Zimbabwean police arrested the editor of the privately owned weekly The Standard on Thursday over its publication of an opinion piece by a leading opposition politician.
Raphael Khumalo, chief executive of the Zimbabwe Independent Media group which publishes the pro-opposition paper, said Davison Maruziva faced charges over an April 20 article by Arthur Mutambara, leader of a breakaway faction of the Movement for Democratic Change (MDC).
The Standard has been highly critical of veteran President Robert Mugabe, as well as the political stalemate and violence that has followed a disputed March 29 election.
Results showed the ruling ZANU-PF lost its parliamentary majority for the first time since independence in 1980, and gave the main MDC leader Morgan Tsvangirai the lead over Mugabe, 84, in a parallel presidential vote. But neither candidate won a majority, forcing a run-off.
The Standard has urged Tsvangirai, who says he won outright and accuses Mugabe of rigging the vote, to boycott the run-off.
Khumalo told Reuters the editor was picked up on Thursday.
“They are charging him with publishing false statements prejudicial to the state and contempt of court. … The police have also indicated that they will be referring the same charges on Arthur Mutambara,” he said.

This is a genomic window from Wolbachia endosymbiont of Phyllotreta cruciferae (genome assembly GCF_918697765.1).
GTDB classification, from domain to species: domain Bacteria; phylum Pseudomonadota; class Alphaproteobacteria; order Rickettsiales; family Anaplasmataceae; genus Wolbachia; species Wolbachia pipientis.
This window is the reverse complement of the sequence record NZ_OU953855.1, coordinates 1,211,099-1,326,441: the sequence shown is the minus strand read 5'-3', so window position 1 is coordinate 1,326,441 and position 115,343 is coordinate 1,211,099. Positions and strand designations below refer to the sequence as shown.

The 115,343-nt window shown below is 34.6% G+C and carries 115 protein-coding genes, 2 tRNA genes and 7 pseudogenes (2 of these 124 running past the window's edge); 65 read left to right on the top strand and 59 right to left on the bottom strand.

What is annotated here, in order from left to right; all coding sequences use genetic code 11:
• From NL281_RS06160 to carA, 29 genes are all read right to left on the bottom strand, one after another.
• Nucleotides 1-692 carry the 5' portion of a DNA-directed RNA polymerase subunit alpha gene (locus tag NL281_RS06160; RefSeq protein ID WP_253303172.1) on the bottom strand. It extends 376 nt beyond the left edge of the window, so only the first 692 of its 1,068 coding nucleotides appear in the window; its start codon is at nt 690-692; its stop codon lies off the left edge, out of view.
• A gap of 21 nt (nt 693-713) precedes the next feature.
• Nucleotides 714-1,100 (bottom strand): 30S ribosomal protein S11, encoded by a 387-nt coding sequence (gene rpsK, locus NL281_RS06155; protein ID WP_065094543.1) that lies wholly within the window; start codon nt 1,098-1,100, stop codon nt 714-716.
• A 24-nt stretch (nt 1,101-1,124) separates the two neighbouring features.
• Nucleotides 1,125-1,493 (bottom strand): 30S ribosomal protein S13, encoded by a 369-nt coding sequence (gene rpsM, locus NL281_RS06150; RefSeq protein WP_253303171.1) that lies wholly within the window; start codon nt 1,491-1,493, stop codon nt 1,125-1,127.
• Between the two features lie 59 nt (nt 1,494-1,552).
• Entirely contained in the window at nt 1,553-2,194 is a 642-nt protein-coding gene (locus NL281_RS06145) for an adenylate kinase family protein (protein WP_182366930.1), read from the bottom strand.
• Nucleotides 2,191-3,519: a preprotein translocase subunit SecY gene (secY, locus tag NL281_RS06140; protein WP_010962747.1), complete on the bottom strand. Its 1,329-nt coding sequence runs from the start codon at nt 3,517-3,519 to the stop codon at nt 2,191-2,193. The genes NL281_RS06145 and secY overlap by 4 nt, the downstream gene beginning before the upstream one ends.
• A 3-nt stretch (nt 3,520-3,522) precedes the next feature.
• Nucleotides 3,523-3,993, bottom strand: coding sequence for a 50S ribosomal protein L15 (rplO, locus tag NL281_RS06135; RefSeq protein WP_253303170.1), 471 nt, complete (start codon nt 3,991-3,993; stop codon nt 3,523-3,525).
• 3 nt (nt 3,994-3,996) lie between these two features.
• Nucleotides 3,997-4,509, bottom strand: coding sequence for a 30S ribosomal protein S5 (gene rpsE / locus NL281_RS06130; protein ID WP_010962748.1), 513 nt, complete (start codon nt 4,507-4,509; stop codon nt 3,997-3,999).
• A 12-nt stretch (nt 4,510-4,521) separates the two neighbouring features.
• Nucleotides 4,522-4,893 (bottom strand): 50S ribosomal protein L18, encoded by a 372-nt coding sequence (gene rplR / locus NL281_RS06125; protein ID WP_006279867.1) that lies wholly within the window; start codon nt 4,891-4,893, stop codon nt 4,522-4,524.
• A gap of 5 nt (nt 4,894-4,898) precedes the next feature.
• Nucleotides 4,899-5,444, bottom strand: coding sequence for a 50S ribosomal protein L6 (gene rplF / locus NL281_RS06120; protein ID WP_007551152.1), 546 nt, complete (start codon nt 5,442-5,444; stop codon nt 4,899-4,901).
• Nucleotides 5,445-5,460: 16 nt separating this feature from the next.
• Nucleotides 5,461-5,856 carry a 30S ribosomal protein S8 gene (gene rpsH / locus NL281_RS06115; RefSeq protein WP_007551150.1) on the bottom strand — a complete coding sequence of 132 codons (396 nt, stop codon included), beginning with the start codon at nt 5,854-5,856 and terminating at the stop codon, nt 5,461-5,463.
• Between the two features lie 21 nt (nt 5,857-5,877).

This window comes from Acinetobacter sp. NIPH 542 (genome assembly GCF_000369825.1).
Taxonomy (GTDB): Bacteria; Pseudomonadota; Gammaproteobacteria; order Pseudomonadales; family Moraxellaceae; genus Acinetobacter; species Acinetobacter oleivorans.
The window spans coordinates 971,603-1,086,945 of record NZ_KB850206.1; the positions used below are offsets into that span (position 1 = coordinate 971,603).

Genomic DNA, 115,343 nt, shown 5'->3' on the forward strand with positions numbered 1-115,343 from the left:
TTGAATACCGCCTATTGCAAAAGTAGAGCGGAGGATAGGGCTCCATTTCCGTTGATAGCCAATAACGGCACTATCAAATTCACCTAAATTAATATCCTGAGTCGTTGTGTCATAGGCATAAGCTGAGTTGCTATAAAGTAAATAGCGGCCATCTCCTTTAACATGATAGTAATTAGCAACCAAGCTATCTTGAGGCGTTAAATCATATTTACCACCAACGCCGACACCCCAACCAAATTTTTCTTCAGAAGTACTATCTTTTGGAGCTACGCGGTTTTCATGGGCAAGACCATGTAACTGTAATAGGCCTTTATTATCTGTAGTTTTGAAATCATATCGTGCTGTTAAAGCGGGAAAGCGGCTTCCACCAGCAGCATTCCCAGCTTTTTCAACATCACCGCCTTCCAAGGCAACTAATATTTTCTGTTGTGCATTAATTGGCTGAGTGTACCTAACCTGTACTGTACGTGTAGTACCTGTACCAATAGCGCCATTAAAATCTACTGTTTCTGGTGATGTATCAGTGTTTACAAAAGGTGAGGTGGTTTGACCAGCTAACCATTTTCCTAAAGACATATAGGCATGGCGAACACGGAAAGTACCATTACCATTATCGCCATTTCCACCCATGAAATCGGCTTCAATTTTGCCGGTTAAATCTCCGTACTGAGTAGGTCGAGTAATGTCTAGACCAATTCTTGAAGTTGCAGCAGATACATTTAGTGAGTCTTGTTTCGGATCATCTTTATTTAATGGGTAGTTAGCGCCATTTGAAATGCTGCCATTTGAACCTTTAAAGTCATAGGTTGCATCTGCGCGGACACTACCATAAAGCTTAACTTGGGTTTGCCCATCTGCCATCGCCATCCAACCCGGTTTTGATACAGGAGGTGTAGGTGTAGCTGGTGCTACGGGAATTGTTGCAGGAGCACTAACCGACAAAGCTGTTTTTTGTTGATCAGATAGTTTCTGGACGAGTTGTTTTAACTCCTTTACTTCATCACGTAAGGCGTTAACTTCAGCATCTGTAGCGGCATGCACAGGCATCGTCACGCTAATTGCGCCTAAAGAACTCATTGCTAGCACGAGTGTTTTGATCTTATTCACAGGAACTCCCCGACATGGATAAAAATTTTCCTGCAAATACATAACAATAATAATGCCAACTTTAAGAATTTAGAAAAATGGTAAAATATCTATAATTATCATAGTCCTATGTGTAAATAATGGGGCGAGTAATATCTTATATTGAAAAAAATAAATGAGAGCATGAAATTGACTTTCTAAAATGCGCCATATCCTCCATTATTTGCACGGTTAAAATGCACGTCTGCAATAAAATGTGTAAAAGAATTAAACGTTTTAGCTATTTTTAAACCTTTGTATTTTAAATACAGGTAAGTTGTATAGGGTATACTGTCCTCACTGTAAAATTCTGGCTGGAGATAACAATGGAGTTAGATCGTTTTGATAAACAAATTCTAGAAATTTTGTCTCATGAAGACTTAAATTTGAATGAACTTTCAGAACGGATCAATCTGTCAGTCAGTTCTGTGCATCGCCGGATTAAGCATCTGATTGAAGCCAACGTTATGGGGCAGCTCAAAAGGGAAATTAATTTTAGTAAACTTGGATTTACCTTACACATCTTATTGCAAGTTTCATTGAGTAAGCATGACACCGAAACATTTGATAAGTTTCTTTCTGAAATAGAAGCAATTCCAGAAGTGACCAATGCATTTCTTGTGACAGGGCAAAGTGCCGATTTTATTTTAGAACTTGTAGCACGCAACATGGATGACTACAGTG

In his article, written to mark Zimbabwe’s 28th independence anniversary last month, Mutambara sharply criticised Mugabe for his handling of the general election. It accused the government of intimidation and questioned its right to stay in office.
The two MDC factions recently put aside their differences and have agreed to work together again.
Iden Wetherell, group projects editor at the Zimbabwe Independent Media Group, said Maruziva’s arrest was a sign that the government was cracking down on the media.
“That represents a serious attack on press and political freedoms,” Wetherell said.
Several journalists have been arrested and then released since the elections. Global news and information company Reuters said on Thursday one of its photographers had been arrested for allegedly using a satellite phone to transmit pictures. The company has called for his release.
The MDC accuses Mugabe’s supporters of mounting a violent campaign to scare Zimbabweans into voting for him in the run-off. ZANU-PF says the opposition has carried out political attacks.
Western countries have called on African states to do more to end the turmoil in the once prosperous country whose economy is now in ruins. A flood of refugees and concerns about instability and violence have taken their toll on the region.
The African Union and regional grouping SADC sent teams to Zimbabwe this week, and called on all parties to participate in a run-off that is free and transparent.
“The fact that both of them (ZANU-PF and MDC) attribute the violence to the other means that there is an acknowledgement that there is violence taking place on all sides,” Ambassador Kingsley Mamabolo, head of the South African delegation to the SADC election observer mission, said on Wednesday.
“If that is the case, clearly something needs to be done. Indeed you cannot have the next round of elections taking place in this atmosphere. It would not be helpful.”
If Tsvangirai does not participate in the run-off, Mugabe will automatically win. A run-off date has not been set.